Bees stopped buzzing during the Great American Eclipse | Science News for Students

Bees stopped buzzing during the Great American Eclipse

A rare study of pollinators finds the insects responded to total darkness
Dec 4, 2018 — 6:45 am EST
a zoomed in photo of a bee sitting on a fuzzy green and white plant against a black background

During the 2017 solar eclipse over the United States, citizen scientists recorded bee sounds to help researchers find out what the insects did when the day suddenly plunged into darkness. 

Susan Ellis,

On August 21, 2017, crowds of people across the United States gathered to watch the moon pass before the sun. As the moon’s shadow passed directly overhead — totality — the sky went dark. And bees noticed.

People had set out microphones in flower patches at 11 sites in the path of the eclipse. The microphones picked up the buzzing sounds of bees flying among blooms. But those sounds were noticeably absent during the short period of the full solar blackout, a new study finds.

Before totality, light dimmed. The air also cooled a bit. This didn’t appear to affect the bees, however. Only the deep darkness of totality did. At that point, the buzzing shut down. Researchers described this buzz-out October 10 in the Annals of the Entomological Society of America. The change in buzzing at the time of totality was abrupt, notes Candace Galen. She is an ecologist at the University of Missouri in Columbia and author of the study.

The recordings come from citizen scientists, mostly school classes. They set out small microphones at two spots in Oregon, one in Idaho and eight in Missouri. Often when bees went silent at the peak of the eclipse, Galen says, “you can hear the people in the background going ‘ooo,’ ‘ahh’ or clapping.”

a field of clover with a fluffy white microphone tied to a stake to the right
This fluffy white lump is a microphone that is protected from wind noise in a clover patch. Citizen scientists set up microphones like this one to record the bees buzzing, or not, at 11 U.S. sites during the 2017 eclipse.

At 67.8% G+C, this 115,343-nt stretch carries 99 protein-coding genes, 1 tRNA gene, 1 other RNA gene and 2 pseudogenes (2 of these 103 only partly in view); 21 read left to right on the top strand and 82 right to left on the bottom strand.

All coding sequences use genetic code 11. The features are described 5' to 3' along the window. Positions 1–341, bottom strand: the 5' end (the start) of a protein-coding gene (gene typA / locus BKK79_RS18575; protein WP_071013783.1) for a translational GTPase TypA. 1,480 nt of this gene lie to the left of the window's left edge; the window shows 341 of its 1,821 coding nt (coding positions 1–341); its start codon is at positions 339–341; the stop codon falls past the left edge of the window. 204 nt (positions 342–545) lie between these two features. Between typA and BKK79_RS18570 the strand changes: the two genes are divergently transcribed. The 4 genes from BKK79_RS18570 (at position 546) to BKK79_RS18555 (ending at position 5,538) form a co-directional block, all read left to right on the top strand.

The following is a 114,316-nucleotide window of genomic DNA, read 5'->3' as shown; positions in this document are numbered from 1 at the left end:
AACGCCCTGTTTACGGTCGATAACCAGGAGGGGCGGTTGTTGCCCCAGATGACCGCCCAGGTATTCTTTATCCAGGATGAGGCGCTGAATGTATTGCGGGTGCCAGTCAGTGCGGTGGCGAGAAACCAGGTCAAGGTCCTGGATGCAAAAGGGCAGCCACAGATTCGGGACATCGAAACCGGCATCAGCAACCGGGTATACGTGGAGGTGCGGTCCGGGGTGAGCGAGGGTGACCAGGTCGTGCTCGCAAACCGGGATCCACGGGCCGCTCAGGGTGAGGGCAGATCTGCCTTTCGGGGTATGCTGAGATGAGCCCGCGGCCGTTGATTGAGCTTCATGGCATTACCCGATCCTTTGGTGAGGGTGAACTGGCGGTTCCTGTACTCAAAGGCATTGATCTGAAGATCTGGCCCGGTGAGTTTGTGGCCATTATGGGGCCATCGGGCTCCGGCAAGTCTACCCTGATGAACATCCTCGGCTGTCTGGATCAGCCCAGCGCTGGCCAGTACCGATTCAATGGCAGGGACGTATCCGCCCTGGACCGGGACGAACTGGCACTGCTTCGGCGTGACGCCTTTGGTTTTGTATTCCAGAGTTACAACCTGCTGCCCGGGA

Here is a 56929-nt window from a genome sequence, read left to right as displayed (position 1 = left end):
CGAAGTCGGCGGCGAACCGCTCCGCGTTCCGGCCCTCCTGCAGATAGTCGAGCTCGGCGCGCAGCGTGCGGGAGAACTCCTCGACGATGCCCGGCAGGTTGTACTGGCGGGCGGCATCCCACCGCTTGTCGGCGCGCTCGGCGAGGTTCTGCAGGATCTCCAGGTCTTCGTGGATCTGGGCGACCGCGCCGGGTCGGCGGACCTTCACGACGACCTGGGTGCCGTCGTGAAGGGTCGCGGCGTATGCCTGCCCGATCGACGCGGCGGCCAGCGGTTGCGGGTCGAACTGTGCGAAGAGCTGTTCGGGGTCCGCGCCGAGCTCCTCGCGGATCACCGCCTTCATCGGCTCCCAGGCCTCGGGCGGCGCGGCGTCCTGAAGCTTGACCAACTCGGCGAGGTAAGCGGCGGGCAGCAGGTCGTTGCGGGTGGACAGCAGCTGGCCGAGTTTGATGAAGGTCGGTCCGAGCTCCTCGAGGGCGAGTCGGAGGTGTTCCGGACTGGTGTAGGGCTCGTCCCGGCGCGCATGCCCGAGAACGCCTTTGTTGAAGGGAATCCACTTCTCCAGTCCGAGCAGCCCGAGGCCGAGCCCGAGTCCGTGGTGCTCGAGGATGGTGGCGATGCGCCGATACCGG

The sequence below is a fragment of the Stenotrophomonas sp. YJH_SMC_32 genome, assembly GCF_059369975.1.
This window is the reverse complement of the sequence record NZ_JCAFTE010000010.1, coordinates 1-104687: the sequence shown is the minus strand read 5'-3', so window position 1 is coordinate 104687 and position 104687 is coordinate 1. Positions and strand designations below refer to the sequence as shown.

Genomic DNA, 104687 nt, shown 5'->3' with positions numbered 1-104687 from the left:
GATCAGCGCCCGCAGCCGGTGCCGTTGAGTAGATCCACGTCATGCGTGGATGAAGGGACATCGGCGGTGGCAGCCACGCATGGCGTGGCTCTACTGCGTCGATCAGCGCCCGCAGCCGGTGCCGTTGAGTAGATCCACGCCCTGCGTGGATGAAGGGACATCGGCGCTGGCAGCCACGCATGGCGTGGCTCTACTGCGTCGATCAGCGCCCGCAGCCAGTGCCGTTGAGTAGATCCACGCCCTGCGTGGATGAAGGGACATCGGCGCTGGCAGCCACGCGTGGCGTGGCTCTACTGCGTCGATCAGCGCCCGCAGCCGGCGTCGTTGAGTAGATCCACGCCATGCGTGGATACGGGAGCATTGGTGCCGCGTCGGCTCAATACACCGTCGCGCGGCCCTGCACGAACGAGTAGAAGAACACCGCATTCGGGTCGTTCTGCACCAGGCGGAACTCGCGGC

C. Galen/Univ. of Missouri

There’s no entirely reliable way (yet) of telling what types of bees had been buzzing, based only on their sounds, Galen says. She estimates that the Missouri sites had a lot of bumblebees. The Western sites had more of the tinier, temperature-fussy Megachile bees. 

The temperature plunge in the Missouri summer just “made things feel a little more comfortable,” Galen recalls. But in the West, temperatures dropped by at least 10 degrees Celsius (18 degrees Fahrenheit).

As far as Galen knows, these buzz recordings gives the first formal data published on bees during a solar eclipse. “Insects are remarkably neglected,” she says. “Everybody wants to know what their dog and cat are doing during the eclipse. But they don't think about the flea.”

Power Words

(more about Power Words)

citizen science     Scientific research in which the public — people of all ages and abilities — participate. The data that these citizen “scientists” Scientific research in which the public — people of all ages and abilities — participate. The data that these citizen “scientists” collect helps to advance research. Letting the public participate means that scientists can get data from many more people and places than would be available if they were working alone.

data     Facts and/or statistics collected together for analysis but not necessarily organized in a way that gives them meaning. For digital information (the type stored by computers), those data typically are numbers stored in a binary code, portrayed as strings of zeros and ones.

eclipse     This occurs when two celestial bodies line up in space so that one totally or partially obscures the other. In a solar eclipse, the sun, moon and Earth line up in that order. The moon casts its shadow on the Earth. From Earth, it looks like the moon is blocking out the sun. In a lunar eclipse, the three bodies line up in a different order — sun, Earth, moon — and the Earth casts its shadow on the moon, turning the moon a deep red.

ecology      A branch of biology that deals with the relations of organisms to one another and to their physical surroundings. A scientist who works in this field is called an ecologist.

insect     A type of arthropod that as an adult will have six segmented legs and three body parts: a head, thorax and abdomen. There are hundreds of thousands of insects, which include bees, beetles, flies and moths.

moon     The natural satellite of any planet.

solar eclipse     An event in which the moon passes between the Earth and sun and obscures the sun, at least partially. In a total solar eclipse, the moon appears to cover the entire sun, revealing on the outer layer, the corona. If you were to view an eclipse from space, you would see the moon’s shadow traveling in a line across the surface of the Earth.

sun     The star at the center of Earth’s solar system. It’s an average size star about 26,000 light-years from the center of the Milky Way galaxy. Also a term for any sunlike star.

totality     (in astronomy) The brief period during an eclipse when one object totally obscures another. For a solar eclipse (when viewed from Earth), this would be when the moon appears to completely block out the sun’s light.


Journal:​ C. Galen et al. Publication on the dark side: Acoustic monitoring reveals impacts of total solar eclipse on flight behavior and activity schedule of foraging bees. Annals of the Entomological Society of America. Published online October 10, 2018. doi:10.1093/aesa/say035.